How iodine deficiency could be putting your health at risk

Brain damage. Breast disease. Cardiovascular risk. All of these mental and physical health problems can have an association with iodine deficiency. Yet if you’re reading this in the UK and many other European countries, it’s likely that you are at least slightly iodine deficient.

Most of us have no idea of how potentially serious a health issue this could be.

Iodine deficiency is not only responsible for thyroid health. It could be an underlying factor in a wide range of mental and physical health conditions, from breast cancer to low IQ. Yet there is relatively little awareness of this issue, even within the wider medical community.

The UK is the 7th most iodine deficient country in the world

• Europe has the highest percentage of iodine deficiency in the world, according to World Health Organisation (WHO) research, despite the fact that iodine deficiency is generally presented as a problem of the developing world.

• The UK is the 7th most iodine deficient country in the world, rated between Angola and Mozambique.

• In the 1990s, more than 90% of the population of Denmark was found to be at least mildly deficient in iodine. This led to a high rate of goitre and nodular hyperthyroidism. In 2000 a mandatory programme of iodising household and bread salt was introduced, which reduced the incidence of iodine deficiency and thyroid disease in Denmark.

Health risks

According to the World Health Organisation, iodine deficiency is the world’s most prevalent, yet easily preventable cause of brain damage.

Severe iodine deficiency can lead to goitre, a swelling of the neck caused by enlargement of the thyroid gland. It can also caus cretinism, a condition of mental and physical retardation.

In the days before the function of iodine in the body was understood, goitre and cretinism were widespread throughout Europe and the world.

A large goitre, caused by iodine deficiency.
A large goitre, caused by iodine deficiency.


Essential for body and mind

Iodine is essential for physical and mental development. It has a direct association with the thyroid as it is needed to produce thyroid hormones, but thyroid hormones act throughout the body, controlling:
• brain development
• basal metabolic rate
• growth and development
• temperature regulation
• fat production
• blood vessels
• skin
• hair
• bone marrow
• kidneys
• lungs


pregnant_woman2Iodine is particularly important for pregnant women. Pregnant women who are deficient in iodine have a higher risk of miscarriage and of congenital abnormalities in the baby.

Research conducted on 1,040 pregnant women at the University of Bristol in the UK and published in 2013 showed that low iodine status in early pregnancy was significantly associated with the child being in the bottom quartile of scores for verbal IQ at age eight and for reading accuracy and reading comprehension at age nine.

Ideally iodine supplementation should start before conception in order to build up iodine levels in the body. WHO recommendations are for pregnant and lactating women to take 250mcg of iodine every day, and women of childbearing age to take 150mcg of iodine daily.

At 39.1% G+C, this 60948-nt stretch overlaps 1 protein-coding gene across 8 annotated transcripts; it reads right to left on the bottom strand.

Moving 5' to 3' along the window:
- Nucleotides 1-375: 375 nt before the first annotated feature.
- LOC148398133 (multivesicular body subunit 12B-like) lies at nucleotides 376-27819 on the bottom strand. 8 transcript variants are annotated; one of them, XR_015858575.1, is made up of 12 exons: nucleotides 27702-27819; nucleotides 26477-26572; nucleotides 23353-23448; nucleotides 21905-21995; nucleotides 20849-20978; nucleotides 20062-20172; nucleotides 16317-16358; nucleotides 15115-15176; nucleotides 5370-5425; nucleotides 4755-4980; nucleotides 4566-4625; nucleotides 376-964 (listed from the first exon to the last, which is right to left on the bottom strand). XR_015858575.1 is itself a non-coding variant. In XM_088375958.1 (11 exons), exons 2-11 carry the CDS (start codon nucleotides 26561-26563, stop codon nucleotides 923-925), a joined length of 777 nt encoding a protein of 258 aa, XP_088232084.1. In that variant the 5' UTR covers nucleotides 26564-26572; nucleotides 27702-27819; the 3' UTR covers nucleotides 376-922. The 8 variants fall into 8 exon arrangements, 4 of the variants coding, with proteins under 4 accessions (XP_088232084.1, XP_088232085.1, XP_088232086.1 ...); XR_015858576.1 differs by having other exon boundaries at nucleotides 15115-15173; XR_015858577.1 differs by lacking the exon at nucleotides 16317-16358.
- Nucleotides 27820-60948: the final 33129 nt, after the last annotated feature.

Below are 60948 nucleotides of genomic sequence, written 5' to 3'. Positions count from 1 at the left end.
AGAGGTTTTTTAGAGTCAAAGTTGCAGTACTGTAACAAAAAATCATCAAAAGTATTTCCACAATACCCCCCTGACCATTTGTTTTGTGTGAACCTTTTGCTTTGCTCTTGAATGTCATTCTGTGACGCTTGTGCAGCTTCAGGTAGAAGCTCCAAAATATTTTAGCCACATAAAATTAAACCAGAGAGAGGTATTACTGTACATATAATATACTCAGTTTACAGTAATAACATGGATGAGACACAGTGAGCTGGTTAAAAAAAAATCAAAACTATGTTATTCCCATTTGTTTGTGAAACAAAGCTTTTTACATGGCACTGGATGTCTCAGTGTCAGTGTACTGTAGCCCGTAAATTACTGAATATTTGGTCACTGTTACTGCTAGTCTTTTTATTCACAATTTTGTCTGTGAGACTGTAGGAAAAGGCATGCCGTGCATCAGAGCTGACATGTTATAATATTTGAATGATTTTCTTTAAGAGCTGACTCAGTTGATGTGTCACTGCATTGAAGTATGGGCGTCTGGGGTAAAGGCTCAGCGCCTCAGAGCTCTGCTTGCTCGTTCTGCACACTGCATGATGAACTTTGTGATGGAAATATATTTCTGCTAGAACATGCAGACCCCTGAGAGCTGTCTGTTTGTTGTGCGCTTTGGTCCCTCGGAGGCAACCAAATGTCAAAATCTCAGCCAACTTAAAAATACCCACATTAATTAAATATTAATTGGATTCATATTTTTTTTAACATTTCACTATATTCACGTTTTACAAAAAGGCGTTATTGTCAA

Iodine and breast health

Milk from lactating breasts contains four times the ingested iodine than that taken up by the thyroid gland.

According to David Brownstein, MD, in his book “Iodine: Why You Need It; Why You Can’t Live Without It”, iodine is essential for breast health. Iodine concentrates in and is secreted by the mammary glands, Brownstein says. Adequate iodine is essential for the maintenance of healthy breasts – insufficient supplies can lead to fibrocystic breast disease, or lumpy breasts.

Brownstein also points out that the therapeutic use of iodine in treating breast cancer was first mentioned in medical literature in 1896.

There is a direct relationship between breast cancer and goitre, and regions of the world where iodine deficiency is prevalent.

Type 2 diabetes and cardiovascular health risks

Studies have indicated links between thyroid problems, cardiovascular issues and Type 2 diabetes. Research conducted in March 2016 found an association between low urinary iodine levels and dyslipidemia, a condition of abnormalities associated with serum lipid metabolism. This is one of the risk factors for cardiovascular disease and a main component of metabolic syndrome.

A 2009 study found that iodine treatment given to children with moderate iodine deficiency improved their lipid profile and reduced their insulin levels compared to a control group.

A 1996 German study of teenage girls with endemic goitre found that  iodine therapy reduced plasma cholesterol.

Testing for iodine deficiency

There is no medically accepted way to test for iodine deficiency in an individual. Skin patch tests are commonly discussed online, but are generally considered unreliable. I did a skin patch test using tincture of iodine (or you can use Lugol’s – see box) to assess my own condition, and the iodine was absorbed into my skin so rapidly – within an hour – that I felt this was enough, together with other health factors, to indicate that I had an iodine deficiency problem.